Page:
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European Voluntary Service

What is Evs?

The European Voluntary Service (Evs) is one of the actions economically supported by the European Commission in the framework of the Erasmus Plus programme. It gives the opportunity to people between 18 and 30 years of age to spend some time in one of the foreign countries participating in the programme.

The voluntary service is unpaid and volunteers are required to work between 26 and 30 hours per week. They get the chance to develop an individual project within a hosting organization, that can be chosen from the organizations database.

VIEWS International - EVS and adapted EVS

In 2005, Loredana and Anca from Romania did a 6-month EVS in Belgium. In 2006 Verity from England also spent a month in Belgium. The experiences of these pioneers were essential, as they enabled us to assess new ways to make EVS truly accessible to visually impaired people.

In 2006, Aliénor from France did a 2-month EVS and helped Vicky to organize a youth exchange in Birmingham, just as Anca and Lori had done in Belgium the year before.

Since 2007, Belgium has organised simultaneous EVS in Liège, with the help of a local network of hosting associations. Vanessa from Italy, and Hanna and Aleksandra from Poland were the first to benefit from the new adaptations, which helped them more than the services put in place by the European Commission (special monitoring, just to name one). The adaptations included:

  • mobility sessions;
  • "daily living skills" sessions;
  • adapted timetables;
  • adapted apartment;
  • adapted workplace;
  • adapted French classes.

In the same year, three more volunteers benefited from all these services: Magda from Poland, Aleksandra from Slovenia and Nelly from Latvia, who did a 4-month EVS.

In 2008, Hojni and Ana Maria from Romania, and Bulat from Russia came to help some Belgian associations, followed by Hajnalka from Romania, Anna Rita from Italy, Ola from Poland, Costi from Romania, Aleksandra from Poland, Fassou from France and Boyan from Bulgaria.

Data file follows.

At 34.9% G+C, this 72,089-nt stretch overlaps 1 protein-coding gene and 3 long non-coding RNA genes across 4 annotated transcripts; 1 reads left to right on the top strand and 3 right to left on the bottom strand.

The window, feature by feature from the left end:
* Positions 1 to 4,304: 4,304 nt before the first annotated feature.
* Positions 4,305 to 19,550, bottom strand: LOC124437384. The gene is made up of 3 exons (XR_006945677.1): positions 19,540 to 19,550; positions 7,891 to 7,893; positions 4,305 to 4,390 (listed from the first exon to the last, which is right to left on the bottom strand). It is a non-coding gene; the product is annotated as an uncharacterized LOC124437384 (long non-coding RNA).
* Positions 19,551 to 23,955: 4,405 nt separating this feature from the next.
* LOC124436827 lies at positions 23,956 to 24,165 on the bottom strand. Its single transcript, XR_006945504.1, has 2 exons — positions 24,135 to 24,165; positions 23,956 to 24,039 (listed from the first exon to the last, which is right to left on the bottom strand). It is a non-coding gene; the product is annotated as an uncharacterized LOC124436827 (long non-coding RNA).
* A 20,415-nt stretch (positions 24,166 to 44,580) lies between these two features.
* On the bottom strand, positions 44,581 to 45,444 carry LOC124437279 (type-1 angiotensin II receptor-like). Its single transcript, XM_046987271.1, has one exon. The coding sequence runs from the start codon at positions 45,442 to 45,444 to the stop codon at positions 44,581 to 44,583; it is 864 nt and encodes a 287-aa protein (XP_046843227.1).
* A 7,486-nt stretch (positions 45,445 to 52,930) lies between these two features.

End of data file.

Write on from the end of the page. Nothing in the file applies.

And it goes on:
In 2010/2011 Esmeralda, a sighted girl from Belgium did her EVS in Ukraine. Though problems with her hosting organization forced her to leave earlier than planned, she loved her time in the small town of Sumy and made some amazing memories with the local community.

In 2011, VIEWS hosted four volunteers for a longer period, between 4 and 8 months: Javier from Spain, Marek from Poland, Carmen from Romania and Linda from Germany.

In the same period, one of our Spanish partners spent some weeks in Liège, to observe how we organize adapted EVS. Since 2011, the same kind of EVS has been available both in Murcia and Granada, and five Belgian volunteers have profited from it so far. Aurelie went to Granada between February and July 2011, whilst the other four went to Murcia: Pascal (January-August 2011), Arnaud (October 2011-June 2011), Theo (February-August 2015) and Wassim (February-August 2016).

Moreover, VIEWS Italia cooperated with the adapted museum Omero, in Ancona and hosted Thomas and Alessia, from Belgium for a one year project.

In 2012,VIEWS International hosted six volunteers
who worked in varrious projects in Belgium. Patricia from Spain, Gellert from Romania and Fabio from Italy started their projects in January and stayed for six months. Anna-Christina from Spain, Kasia from Poland and Kaisu from Finland arrived the first of October and experienced their EVS projects in Belgium for nine months.